Unions step up ad blitz over IR laws
May 31, 2006 – 3:39PM
Unions will renew their advertising blitz against the federal government's new industrial laws as the workplace watchdog investigates a second abattoir's employment practices.
The meatworkers' union said the Office of Workplace Services (OWS) and immigration officers would travel to Naracoorte, South Australia, later this week to examine claims foreign workers at the town's Teys Brothers meatworks were given preferential treatment.
The OWS confirmed it was looking into the Naracoorte claims but would not say whether it would pick it up as an investigation.
“OWS has been notified and is reviewing whether it's an appropriate matter for the office to investigate,” a spokesman said.
The Australasian Meat Industry Employees' Union (AMIEU) said foreign workers on temporary visas had had their hours at the abattoir increased, while Australian workers saw their shifts and pay reduced.
The claims, raised in parliament by Opposition deputy leader Jenny Macklin, were dismissed by Prime Minister John Howard as “completely wrong”.
“Teys Brothers employs its Australian and overseas workers on the same Australian Workplace Agreements (AWAs),” Mr Howard said.
“AWAs of both Australian and foreign workers alike include provisions where workers can be legally stood down on days where there is insufficient work, and where this occurs, both Australian and foreign workers are stood down and they are not paid.
“There is no discrimination, I am told, between the Australian and the foreign workers.”
AMIEU organiser Graham Smith said OWS and immigration officers were due to conduct interviews in Naracoorte on Friday as part of an investigation into the complaints, meaning the matter was far from settled.
“They wouldn't be going down there if they didn't think there was something in it,” Mr Smith said.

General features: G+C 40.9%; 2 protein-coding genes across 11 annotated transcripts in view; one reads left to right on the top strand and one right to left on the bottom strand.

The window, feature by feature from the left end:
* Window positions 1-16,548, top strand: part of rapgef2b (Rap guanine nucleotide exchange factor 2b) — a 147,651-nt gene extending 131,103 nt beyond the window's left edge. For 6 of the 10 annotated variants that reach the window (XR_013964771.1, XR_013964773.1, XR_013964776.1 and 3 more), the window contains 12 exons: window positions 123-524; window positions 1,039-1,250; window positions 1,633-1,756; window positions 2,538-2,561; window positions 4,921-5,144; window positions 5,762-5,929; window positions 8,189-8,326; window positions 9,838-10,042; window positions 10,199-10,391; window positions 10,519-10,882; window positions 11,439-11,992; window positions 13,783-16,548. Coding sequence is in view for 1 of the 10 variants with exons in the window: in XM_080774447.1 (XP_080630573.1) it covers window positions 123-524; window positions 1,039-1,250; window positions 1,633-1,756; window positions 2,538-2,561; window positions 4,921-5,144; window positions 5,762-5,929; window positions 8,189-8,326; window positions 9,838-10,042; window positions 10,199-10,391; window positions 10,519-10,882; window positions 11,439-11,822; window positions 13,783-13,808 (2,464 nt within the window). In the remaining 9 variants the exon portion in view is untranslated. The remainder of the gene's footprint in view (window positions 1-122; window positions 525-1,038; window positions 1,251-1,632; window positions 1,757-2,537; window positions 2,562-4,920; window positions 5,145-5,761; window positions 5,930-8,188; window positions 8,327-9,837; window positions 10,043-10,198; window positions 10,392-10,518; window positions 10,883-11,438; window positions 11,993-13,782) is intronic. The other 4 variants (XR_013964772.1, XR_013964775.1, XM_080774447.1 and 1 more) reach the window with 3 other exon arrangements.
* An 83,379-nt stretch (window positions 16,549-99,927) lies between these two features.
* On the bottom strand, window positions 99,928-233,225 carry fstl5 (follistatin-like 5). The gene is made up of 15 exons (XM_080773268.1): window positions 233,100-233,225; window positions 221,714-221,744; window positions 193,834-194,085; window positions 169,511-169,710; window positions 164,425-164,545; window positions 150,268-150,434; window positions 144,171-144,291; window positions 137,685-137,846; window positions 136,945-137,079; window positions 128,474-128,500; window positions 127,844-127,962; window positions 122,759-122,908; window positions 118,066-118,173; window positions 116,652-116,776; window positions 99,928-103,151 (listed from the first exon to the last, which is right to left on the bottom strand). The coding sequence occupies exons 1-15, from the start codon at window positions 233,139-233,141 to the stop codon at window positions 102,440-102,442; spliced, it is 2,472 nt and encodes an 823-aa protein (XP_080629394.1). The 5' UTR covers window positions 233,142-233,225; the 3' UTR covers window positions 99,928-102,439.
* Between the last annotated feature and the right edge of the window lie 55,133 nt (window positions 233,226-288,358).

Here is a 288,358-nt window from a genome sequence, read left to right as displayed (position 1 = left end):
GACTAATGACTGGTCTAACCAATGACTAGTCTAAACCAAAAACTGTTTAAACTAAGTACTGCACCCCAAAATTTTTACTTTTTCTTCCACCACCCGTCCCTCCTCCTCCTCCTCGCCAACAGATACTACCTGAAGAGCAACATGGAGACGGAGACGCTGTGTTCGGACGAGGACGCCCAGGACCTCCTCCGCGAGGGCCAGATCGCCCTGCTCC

The Naracoorte claims follow the leaking of an OWS report on the Cowra abattoir dispute in March, in which 29 workers were sacked and offered their jobs back on lesser pay and conditions.
The plight of the Cowra workers, who eventually were reinstated, galvanised union opposition to the government's WorkChoices legislation and embarrassed it just as the new industrial regime came into effect.
Unions signalled their intention to highlight the unpopular workplace laws in the lead-up to the election, as ACTU secretary Greg Combet announced a multimillion-dollar TV campaign.
The ad campaign, to begin next month, will include new advertisements as well as some aired during the past year, and will coincide with nationwide union rallies.
“We are going to continue to campaign against these IR laws and keep the pressure up on the government,” Mr Combet said.
“Ultimately our goal is to have these indiscriminate laws repealed to ensure decent rights for workers.”
The ACTU said the draft OWS report into the Cowra dispute showed it was legal under the new workplace legislation for companies to sack employees to save money.
“This report now confirms what we and other unions have been saying about these laws all along,” Mr Combet said.
“The laws allow large businesses to sack workers for `operational reasons' without sitting down and trying to work things out with them.”
OWS director Nicholas Wilson said the report was not (not) final and the investigation into the Cowra dispute was continuing.